BEN AND MEOriginal Medium: Illustrated prose
Adapted into animation by: Disney
First Appeared: 1939
Creator: Robert Lawson
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When we think of Disney ducks, a lot more than Donald and Daisy come to mind. There's Scrooge, Gladstone, the Nephews and dozens of others. But when it comes to mice, Mickey and Minnie are all most people know. Sure, there's Timothy in Dumbo and Gus & Jaq in Cinderella, but Mickey and Minnie are the only stars. (For that matter, there's The Ugly Ducking and Sonya, no relation,
in Peter & the Wolf.) To the mice, however, add a real obscuro — Amos Mouse in one of Disney's earliest cartoons known mostly for its use on television, Ben & Me.
Even more obscure is the fact that the 21-minute short had a brief theatrical presence before appearing on the studio's weekly TV show. It was released on November 10, 1953, packaged with the Oscar-winning short feature The Living Desert, part of the "True-Life Adventures" series of nature documentaries Disney produced during that decade. It was the following year, that it was first televised.
Like Warner Bros.' short cartoon Tom Thumb in Trouble, Ben & Me had certain aspects of a feature. It was directed by Hamilton Luske, whose other directorial credits include Alice in Wonderland and Peter Pan. The Chuck Jones piece may, say commentators, have been practice for a feature. But Disney had plenty of practice with features, in fact had recently resumed production of true features, as opposed to the less- expensive compilations it had made during most of the 1940s.
A few years earlier, Ben & Me would probably have been a segment of a compilation like The Reluctant Dragion or Fun & Fancy Free. By the time it was made, such cartoons were being marketed separately as shorts, but somewhat longer shorts than the one-reel Goofy or Humphrey Bear entertainments that were even then being phased out.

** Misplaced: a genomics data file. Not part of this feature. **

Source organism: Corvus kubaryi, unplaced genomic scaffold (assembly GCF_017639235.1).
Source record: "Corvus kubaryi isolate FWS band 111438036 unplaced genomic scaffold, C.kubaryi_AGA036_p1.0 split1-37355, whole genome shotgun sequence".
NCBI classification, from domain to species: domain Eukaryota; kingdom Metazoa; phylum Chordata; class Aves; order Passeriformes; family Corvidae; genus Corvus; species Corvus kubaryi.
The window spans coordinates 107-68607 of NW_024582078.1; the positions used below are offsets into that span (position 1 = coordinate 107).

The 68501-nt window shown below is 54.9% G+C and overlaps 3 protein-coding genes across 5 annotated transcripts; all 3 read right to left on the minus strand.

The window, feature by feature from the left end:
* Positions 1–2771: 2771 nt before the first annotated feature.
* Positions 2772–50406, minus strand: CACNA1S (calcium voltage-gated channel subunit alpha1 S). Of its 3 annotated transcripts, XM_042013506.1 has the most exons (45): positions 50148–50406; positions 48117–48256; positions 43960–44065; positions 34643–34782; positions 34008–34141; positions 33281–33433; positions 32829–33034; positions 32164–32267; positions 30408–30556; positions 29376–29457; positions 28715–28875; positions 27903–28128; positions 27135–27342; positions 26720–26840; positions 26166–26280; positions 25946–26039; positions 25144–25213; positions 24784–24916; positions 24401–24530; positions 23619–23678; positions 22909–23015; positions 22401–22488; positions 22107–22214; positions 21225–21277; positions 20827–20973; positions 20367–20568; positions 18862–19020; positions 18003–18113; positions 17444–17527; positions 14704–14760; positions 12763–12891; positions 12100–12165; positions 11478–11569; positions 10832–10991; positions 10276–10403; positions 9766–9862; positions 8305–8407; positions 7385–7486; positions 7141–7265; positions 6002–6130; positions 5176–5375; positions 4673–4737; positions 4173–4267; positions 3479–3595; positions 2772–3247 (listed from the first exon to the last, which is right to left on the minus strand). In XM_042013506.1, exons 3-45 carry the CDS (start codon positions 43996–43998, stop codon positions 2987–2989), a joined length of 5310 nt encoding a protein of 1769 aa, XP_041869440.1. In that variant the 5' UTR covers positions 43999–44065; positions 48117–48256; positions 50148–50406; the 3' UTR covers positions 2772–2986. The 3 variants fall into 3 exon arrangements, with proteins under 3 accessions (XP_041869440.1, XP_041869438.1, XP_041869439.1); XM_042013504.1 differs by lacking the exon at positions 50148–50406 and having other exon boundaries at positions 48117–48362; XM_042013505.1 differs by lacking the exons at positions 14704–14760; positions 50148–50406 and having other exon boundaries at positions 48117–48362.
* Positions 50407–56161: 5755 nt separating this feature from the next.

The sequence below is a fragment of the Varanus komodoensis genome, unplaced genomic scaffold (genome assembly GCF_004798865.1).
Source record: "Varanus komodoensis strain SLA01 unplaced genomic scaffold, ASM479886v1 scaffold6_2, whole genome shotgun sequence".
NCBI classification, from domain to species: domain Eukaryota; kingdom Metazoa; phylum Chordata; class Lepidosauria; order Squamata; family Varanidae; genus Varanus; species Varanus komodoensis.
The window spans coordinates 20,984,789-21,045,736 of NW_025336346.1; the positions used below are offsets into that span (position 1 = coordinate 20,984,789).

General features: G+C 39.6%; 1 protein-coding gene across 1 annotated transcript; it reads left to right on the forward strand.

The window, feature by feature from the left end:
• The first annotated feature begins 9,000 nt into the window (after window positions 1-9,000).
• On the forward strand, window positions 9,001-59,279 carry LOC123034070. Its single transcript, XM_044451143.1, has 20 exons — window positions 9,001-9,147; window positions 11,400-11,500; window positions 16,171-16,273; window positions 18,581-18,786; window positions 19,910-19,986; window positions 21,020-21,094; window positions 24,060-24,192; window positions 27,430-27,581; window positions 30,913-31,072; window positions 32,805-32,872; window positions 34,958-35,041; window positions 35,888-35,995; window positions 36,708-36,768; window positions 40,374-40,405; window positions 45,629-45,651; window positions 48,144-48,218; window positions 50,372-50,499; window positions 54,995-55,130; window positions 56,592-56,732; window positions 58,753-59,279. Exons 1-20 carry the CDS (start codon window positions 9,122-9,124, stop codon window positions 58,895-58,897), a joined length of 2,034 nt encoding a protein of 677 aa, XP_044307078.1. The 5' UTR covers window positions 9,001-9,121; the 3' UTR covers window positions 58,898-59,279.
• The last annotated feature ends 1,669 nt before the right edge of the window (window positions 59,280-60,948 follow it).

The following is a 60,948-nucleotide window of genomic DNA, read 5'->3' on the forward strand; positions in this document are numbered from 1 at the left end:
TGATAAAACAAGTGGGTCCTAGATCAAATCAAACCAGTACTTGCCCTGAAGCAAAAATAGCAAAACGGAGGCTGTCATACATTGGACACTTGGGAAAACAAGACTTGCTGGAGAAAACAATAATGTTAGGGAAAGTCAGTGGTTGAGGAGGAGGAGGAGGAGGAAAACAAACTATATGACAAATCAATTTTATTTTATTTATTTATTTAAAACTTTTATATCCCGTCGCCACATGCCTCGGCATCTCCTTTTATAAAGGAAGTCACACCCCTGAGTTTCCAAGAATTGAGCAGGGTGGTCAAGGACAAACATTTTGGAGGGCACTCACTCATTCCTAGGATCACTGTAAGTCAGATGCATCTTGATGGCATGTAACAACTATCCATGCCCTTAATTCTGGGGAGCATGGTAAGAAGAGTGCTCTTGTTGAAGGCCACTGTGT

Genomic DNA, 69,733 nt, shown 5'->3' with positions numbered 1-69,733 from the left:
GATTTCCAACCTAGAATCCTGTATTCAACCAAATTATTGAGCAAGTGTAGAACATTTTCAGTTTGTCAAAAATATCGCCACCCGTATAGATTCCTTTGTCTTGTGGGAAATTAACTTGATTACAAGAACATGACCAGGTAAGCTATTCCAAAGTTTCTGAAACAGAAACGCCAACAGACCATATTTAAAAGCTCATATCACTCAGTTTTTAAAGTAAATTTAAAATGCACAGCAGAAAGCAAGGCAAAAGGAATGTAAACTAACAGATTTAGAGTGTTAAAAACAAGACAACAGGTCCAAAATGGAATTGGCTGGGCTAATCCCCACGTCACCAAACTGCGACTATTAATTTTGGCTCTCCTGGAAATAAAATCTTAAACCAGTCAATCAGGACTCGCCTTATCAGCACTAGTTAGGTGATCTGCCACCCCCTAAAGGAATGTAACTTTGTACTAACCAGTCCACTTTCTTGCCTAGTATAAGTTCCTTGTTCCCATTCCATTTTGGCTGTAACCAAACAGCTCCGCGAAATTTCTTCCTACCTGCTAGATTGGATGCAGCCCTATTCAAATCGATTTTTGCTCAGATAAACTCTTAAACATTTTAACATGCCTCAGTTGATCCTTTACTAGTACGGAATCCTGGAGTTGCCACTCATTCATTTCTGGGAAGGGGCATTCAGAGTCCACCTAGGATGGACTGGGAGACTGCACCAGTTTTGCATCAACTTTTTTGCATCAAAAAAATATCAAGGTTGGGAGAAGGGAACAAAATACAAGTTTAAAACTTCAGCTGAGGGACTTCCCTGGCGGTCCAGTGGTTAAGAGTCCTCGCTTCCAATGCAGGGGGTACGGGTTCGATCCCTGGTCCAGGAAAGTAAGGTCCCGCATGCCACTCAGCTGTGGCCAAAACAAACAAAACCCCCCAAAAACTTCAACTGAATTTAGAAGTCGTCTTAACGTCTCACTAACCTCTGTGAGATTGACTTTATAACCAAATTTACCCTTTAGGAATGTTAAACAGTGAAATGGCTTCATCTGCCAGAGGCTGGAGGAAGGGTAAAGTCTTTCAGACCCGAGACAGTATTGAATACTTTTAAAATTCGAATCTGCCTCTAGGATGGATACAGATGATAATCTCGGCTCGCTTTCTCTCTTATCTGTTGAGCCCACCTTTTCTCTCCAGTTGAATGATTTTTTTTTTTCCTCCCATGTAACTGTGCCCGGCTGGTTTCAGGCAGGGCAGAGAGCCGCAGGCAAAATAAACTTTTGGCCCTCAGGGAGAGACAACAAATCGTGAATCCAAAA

Others in its marketing category include the "Specials" Lambert the Sheepish Lion and Windwagon Smith. But even those disappeared over the next decade or so, leaving only features like The Fox & the Hound (1981) and compilations like The Many Adventures of Winnie the Pooh (1977) to keep Disney animation going before the revival in the late 1980s, when Roger Rabbit and DuckTales became popular.
The story purported to be a reminiscence of Benjamin Franklin by Amos Mouse, a close associate. It started with a modern crowd admiring a statue of Franklin. It went from there into a description of the relationship between the two, and how it changed Franklin's life for the better — right at the beginning, Amos inspired Ben to invent the Franklin stove. It was narrated by Sterling Holloway (who also narrated the "Cold-Blooded Penguin" segment of The Three Caballeros), in the role of Amos. Ben was Charles Ruggles (Aesop). Hans Conried (Snidely Whiplash voiced supporting character Thomas Jefferson.
It was based on a 1939 children's book written and illustrated by Robert Lawson. Lawson also illustrated Munro Leaf's earlier story that Disney adapted into Ferdinand the Bull.
Ben & Me is not one of Disney's major works. But it's remembered well enough that the home video market has made it available even today. As, by the way, is Lawson's original book